The Heroes in the Greek Myth of Perseus

Catherine Welch

Grade: 6th grade English
Date: December and January
Technology: wiki, mind mapping, Photoshop, audio book "The Lightening Thief," computer projector, and the Internet.

Lesson 1
Lesson 2
Lesson 3
Lesson 4
Lesson 5
Lesson 6
Lesson 7
Lesson 8
Lesson 9
Lesson 10

Lesson 1

Objective: This lesson will activate students’ prior knowledge of the definition and qualities of heroes and heroines before they read about heroes in the Greek myth of Perseus.

Copies of the Anticipation Guide

Teaching Point:
Before we begin reading about Greek heroes, we need to think about what we already know about heroes in our society so we can have an idea of what to expect of heroes from another culture.

Today we are going to think about something familiar to all of us who are book fans, cartoon fans, movie fans and sports fans, heroes and heroines.

Today I am going to ask that you take a look at this Anticipation Guide- it is a guide that will get our minds thinking about the idea of heroes in our lives and based upon our own experiences. Let’s read through the directions carefully together. Read directions. There are no right or wrong answers to these questions. They were chosen to make you think deeply. You’ll read the statements on your own first and decide whether you think that the statement is Always true, Sometimes true or Never true. Think deeply about the statement before answering. Listen as I model one for you on the overhead.

Heroes are courageous._sometimes

Think aloud in front of the class for a minute, explaining how in your experience heroes can sometimes be afraid, etc.

Active Engagement:
Ok, now it is your turn to complete the Anticipation Guide. When you have finished, you will have time to discuss in your groups.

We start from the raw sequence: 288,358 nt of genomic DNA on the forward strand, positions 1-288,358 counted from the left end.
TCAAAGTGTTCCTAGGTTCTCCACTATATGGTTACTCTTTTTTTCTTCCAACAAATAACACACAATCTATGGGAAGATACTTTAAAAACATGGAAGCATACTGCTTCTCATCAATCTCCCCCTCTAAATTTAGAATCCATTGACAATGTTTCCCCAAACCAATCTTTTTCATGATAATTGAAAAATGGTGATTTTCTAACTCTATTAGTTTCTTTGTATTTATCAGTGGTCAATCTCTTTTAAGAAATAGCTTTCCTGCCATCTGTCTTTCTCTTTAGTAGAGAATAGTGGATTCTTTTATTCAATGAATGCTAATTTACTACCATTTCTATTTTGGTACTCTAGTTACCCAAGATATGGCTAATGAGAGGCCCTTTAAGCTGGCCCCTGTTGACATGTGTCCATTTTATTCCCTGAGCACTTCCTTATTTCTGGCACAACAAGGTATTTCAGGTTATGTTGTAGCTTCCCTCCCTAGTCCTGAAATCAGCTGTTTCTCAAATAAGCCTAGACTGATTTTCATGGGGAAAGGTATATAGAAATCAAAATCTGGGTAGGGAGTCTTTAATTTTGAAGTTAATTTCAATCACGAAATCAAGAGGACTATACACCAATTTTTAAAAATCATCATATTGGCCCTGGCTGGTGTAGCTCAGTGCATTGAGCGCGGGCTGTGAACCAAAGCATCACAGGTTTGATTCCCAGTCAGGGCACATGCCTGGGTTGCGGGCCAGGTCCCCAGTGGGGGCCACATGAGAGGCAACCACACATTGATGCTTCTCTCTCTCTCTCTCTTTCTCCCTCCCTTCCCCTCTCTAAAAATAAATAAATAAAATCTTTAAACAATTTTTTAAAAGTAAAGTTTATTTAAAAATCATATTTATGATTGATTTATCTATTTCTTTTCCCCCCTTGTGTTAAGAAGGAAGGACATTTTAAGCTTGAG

Anticipation Guide


1. Read each statement below.
2. Write always, sometimes or never to respond to the following questions.
3. Share your reactions with your group.
4. Briefly write about the key points that you and your group discussed.

1. Can a person who has committed murder become a hero or heroine?_

2. Is killing someone who is bad heroic or is it never okay?

3. Do heroes or heroines have to act as role models for the rest of the community?

4. Do heroes or heroines have to live virtuously in all areas of life? __

Independent Practice:
Students will have small group discussions about what it means to be a hero.

Each group has one reporter who shares back to the large group. We will record main ideas on a piece of chart paper.

Exit Slip:
List one hero that you have in our society and explain why you think this person is a hero.

Lesson Two:

Objective: Students will understand that in order to retain information they can read/pause and retell the information contained in the passage to help them better understand the information.

MP3 reading of Chapter One of The Lightening Thief- read by the author.
Overhead projector
Transparency of first few pages of Lightening Thief

Connection: Yesterday we began our discussion of heroes and you did a wonderful job working in groups and developing ideas about heroes. Today, we are going to meet Rick Riordan’s hero, as we begin reading The Lightening Thief. Percy’s life is complicated so we need to keep our eyes and ears open in order to remember everything that we learn about Percy.

Listen to Rick Riordan reading of chapter one of The Lightening Thief, that describes Percy ( an uncommon hero).

- List as many things as you can remember about what you just heard in your Literature Journal.

Read a paragraph on p. 2 (bottom)
- Wow! There’s a lot to remember here!
- Here’s my retell:
- Percy blew up a school bus with a cannon.
- Watch me as I try it again.
- Reread the passage out loud to the students, and then silently read it to yourself. After two readings, give a detailed retell.
- Percy always gets into trouble on fieldtrips. On a 5th grade field trip to Saratoga, he blew up a school bus with a Revolutionary War cannon and was expelled from school. On 4th grade trip to Marine World, he let all of the water and the sharks out of the shark pool.
- Point out how much you remembered by rereading the passage. Explain that sometimes you have to read really complicated passages three times- which is great, as long as you are retaining more information each time that you read.